8. Expect to see a few players appearing in these uniforms for the last time.

Every postseason team deals with turnover — it’s a stated fact of life in sports that not everybody can stick around. Some players retire. Others regress and are demoted. Others feel that it’s time to get paid, and get paid well. Royals ace James Shields, whose arrival two years ago kick-started this crazy dream of Dayton Moore, will probably flee for greener pastures to the tune of $100 million (barring a sudden shift in how the penny-pinching Royals decide to pay their players). Meanwhile, in the city by the bay, Pablo Sandoval has all but stated openly that he will be moving on after the year is out. Expect for him to take somewhere in the $60 to $70 million range to play 3B/DH for some AL team, where his body type can follow the Prince Fielders/Big Papis of the World. Some fans may view them as traitors; others will send them off with a wave saying “Thanks for the memories;” others may salute them for seizing what little leverage they own in their careers to earn a salary in line with their means and abilities. Whatever happens, expect for them to move on.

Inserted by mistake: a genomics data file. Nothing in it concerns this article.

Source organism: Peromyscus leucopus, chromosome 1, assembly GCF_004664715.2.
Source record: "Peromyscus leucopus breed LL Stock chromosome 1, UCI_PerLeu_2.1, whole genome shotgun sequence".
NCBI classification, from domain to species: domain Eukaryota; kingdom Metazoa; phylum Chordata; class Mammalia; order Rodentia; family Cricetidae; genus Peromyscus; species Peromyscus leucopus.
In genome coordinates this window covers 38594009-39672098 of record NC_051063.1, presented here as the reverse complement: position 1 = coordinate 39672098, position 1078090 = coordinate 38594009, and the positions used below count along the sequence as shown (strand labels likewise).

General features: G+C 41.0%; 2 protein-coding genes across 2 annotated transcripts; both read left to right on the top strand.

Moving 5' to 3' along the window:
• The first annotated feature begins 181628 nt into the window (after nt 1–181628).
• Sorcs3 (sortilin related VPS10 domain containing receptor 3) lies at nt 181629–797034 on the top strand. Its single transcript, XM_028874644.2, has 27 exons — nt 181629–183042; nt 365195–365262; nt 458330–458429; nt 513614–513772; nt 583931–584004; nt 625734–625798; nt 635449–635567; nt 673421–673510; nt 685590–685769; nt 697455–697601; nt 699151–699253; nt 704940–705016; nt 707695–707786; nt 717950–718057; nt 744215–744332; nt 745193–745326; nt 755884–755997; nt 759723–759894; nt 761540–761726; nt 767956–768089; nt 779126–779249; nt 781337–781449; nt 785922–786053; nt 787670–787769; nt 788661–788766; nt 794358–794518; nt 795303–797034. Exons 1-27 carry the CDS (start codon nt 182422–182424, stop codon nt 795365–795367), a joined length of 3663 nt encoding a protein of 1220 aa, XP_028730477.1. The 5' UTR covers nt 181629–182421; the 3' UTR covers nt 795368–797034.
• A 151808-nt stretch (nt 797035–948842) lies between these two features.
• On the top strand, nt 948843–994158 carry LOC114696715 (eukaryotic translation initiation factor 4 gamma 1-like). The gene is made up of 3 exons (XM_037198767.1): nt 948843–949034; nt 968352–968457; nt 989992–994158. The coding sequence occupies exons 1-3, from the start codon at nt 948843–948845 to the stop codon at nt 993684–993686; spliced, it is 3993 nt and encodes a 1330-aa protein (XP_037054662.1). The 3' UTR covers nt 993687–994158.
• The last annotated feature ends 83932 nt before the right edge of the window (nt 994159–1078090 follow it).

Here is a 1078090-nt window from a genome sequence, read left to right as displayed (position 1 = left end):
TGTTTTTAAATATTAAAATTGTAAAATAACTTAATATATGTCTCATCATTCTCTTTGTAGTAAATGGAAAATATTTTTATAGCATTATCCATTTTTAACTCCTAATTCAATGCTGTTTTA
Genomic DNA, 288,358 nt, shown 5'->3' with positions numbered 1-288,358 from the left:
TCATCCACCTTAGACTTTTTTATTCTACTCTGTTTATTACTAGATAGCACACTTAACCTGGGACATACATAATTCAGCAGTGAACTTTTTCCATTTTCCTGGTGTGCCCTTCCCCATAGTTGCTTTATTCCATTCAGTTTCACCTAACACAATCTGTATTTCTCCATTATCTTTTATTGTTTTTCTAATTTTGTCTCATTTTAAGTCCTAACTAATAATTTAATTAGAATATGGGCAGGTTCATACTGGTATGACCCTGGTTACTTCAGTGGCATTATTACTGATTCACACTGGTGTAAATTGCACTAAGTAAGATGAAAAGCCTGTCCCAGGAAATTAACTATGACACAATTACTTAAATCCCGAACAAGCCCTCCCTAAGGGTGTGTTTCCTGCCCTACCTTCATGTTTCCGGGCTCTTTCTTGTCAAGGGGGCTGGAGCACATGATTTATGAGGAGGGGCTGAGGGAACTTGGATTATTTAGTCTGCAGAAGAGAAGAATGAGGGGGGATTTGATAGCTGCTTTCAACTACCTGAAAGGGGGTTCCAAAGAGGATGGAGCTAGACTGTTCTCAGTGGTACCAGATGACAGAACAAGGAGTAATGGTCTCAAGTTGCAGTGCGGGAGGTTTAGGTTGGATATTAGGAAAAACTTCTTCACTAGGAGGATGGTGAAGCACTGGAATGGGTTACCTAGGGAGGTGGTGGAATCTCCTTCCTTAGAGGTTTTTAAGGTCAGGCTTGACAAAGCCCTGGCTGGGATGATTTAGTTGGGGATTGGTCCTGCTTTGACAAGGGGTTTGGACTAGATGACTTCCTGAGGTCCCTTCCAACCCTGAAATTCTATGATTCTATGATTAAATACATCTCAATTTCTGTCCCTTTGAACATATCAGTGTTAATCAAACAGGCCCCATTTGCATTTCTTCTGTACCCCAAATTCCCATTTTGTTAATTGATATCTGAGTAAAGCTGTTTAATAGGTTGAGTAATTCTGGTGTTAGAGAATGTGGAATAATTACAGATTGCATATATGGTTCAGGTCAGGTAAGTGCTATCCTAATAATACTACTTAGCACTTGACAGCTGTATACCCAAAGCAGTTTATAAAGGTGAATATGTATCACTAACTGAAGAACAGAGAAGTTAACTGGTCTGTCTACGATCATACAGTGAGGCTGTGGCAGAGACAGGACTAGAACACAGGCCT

9. Don’t expect this Series to go 7 games.

In the 13 years of postseason baseball in the 21st century, we’ve only seen three series go the full distance of seven games: 2001 (D’Backs over Yankees), 2002 (Angels over Giants), and 2011 (Cardinals over Rangers). The seven game series is a collection of mini-masterpieces – in each of those series, either team could have won at any number of particular moments. All it takes is for a few breaks to fall… or not fall. Having said that, the breaks are often few and far between, and if not seized, they fade into October nothingness.